Mary Poppins (Emily Blunt) returns to take care of the Banks children who have grown up and are struggling to get on in life. Michael Banks (Ben Whishaw) is recently widowed, has three young children and is faced with eviction from his home. Poppins, with the help of cockney lamplighter Jack (Lin-Manuel Miranda) distracts the children from the stresses of their lives, and shows them the magic all around them. Whilst she’s at it, she may just save Mr Banks as well.
The most extraordinary aspect of Mary Poppins Returns is it’s sense of wonder. The magic that made the original a classic is ever present here. The musical numbers are bright, playful and inventive. The film uses CG and classical animation to stunning effect. There’s a great feeling of joy when the film enters one of it’s set pieces. If the film becomes very sentimental in it’s final act, it could hardly be said to be at odds with the spirit of the rest of film, nor indeed that of it’s predecessor.
This is bolstered by a fairly impeccable cast. Emily Blunt is immaculate as the iconic nanny. She is stern but playful and loving, just as you remember her. Sometimes her responses feel a little more rigid than Andrew’s version, as if she is limited to only a handful of responses to any given situation, but it is afterall a fabulous piece of mimicry with little invention of it’s own. Though it is nice to see a slightly bawdier side to the character in “a cover is not a book”.
Elsewhere, Lin-Manuel Miranda is effortlessly charming as the Dick Van Dyke stand in of the film (Dick Van Dyke himself has an utterly charming cameo late in the film). His skills as a singer and dancer are particularly thrilling in “Trip a Little Light Fantastic” sequence. Ben Whishaw is reliably sympathetic as the long suffering father of the family, who is also afforded some very touching musical moments. There’s also plenty of very capable character actors to fill the streets of this whimsical London, recalling Paddington.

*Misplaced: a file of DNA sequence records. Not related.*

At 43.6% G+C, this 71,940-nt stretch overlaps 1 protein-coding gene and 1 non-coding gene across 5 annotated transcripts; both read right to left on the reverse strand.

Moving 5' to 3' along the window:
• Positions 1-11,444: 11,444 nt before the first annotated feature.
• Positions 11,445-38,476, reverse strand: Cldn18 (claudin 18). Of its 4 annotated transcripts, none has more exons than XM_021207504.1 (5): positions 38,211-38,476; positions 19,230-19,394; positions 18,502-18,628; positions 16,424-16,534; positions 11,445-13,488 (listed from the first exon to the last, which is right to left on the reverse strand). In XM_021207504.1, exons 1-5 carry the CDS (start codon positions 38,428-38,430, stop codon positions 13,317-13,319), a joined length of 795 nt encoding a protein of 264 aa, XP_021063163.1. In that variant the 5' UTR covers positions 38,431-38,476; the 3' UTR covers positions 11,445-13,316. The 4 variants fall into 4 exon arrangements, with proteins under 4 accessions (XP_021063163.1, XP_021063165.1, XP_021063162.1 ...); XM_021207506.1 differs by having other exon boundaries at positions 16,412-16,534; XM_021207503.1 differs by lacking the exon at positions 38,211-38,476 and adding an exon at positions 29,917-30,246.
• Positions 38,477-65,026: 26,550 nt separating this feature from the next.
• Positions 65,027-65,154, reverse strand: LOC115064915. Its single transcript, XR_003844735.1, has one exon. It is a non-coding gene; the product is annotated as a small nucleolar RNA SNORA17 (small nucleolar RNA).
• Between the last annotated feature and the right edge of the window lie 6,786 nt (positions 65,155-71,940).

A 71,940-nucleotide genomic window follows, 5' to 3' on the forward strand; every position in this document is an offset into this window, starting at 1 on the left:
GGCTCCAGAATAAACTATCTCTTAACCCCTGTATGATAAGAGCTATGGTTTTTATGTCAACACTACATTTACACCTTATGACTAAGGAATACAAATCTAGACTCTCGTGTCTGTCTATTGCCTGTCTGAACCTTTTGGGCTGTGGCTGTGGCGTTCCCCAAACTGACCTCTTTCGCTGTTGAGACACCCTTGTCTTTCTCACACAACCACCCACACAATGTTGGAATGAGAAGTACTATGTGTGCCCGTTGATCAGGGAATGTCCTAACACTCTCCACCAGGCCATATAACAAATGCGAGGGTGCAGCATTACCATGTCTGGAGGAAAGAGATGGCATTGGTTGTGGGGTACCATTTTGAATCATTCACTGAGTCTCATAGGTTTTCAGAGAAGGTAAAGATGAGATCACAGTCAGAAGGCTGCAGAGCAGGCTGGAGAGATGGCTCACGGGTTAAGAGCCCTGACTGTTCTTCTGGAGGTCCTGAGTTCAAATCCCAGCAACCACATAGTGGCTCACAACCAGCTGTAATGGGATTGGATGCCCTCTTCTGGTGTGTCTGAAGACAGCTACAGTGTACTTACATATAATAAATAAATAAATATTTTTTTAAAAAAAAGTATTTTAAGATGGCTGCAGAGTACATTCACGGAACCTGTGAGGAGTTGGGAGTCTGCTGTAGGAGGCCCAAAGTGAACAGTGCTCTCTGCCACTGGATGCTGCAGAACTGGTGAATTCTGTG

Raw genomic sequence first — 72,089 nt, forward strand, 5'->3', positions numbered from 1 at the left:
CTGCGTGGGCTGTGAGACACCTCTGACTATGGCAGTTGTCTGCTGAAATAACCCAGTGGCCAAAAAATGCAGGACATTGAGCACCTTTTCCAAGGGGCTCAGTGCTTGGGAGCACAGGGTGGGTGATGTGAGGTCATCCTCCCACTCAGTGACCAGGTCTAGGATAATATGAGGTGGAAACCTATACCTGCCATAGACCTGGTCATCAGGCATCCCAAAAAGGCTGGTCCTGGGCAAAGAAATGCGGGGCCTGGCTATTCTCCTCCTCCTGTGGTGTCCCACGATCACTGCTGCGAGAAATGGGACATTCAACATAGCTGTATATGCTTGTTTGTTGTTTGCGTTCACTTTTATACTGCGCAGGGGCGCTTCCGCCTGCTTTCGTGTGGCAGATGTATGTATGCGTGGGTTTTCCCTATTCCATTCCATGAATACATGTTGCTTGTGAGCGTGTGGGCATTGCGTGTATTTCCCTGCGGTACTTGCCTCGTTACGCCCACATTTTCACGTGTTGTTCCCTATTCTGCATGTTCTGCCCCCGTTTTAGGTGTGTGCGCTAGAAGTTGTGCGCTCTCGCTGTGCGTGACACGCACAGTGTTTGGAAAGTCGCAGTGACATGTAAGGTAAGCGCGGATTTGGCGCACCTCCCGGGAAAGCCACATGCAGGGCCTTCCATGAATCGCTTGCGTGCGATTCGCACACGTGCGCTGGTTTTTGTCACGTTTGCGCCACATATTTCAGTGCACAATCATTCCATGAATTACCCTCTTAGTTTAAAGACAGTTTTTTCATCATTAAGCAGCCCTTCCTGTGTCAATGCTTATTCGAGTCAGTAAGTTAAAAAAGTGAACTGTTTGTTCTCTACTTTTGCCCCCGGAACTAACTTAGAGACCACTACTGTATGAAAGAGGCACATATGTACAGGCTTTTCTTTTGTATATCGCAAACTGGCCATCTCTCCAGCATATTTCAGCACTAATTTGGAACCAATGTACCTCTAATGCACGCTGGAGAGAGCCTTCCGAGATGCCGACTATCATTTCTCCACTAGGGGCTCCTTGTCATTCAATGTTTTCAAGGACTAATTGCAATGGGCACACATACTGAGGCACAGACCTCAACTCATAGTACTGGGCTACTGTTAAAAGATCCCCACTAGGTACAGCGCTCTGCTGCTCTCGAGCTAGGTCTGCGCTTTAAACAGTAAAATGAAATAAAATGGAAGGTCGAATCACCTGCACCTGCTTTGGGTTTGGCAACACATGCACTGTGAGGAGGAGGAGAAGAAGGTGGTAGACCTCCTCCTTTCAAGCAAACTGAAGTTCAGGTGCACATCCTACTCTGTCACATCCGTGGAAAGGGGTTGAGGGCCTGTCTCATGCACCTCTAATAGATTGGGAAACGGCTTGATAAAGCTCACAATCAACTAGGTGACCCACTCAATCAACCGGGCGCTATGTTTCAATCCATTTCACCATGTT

It was a very brave and correct choice to not lean to heavily on the iconic soundtrack of the original film. There’s a definite musical style that references the original classic but with an identity entirely of it’s own. The songs are wonderfully written with moving lyrics and catchy melodies.
It does however stick to the plot points of the original film, making the whole thing a little predictable. Considering how adventurous the individual sections are, the narrative whole feels somewhat lacking. There is also an issue in the editing of the ambitious set pieces. Far too often a very impressive dance sequence is overly edited, detracting from it’s impact.
Mary Poppins Returns may not be practically perfect in every way, but it is a very much needed spoonful of sugar that reminds you of just how wonderful cinema can be when it’s determined to make you smile. A wonderful cast, colourful production and enchanting songs make this film an absolute delight.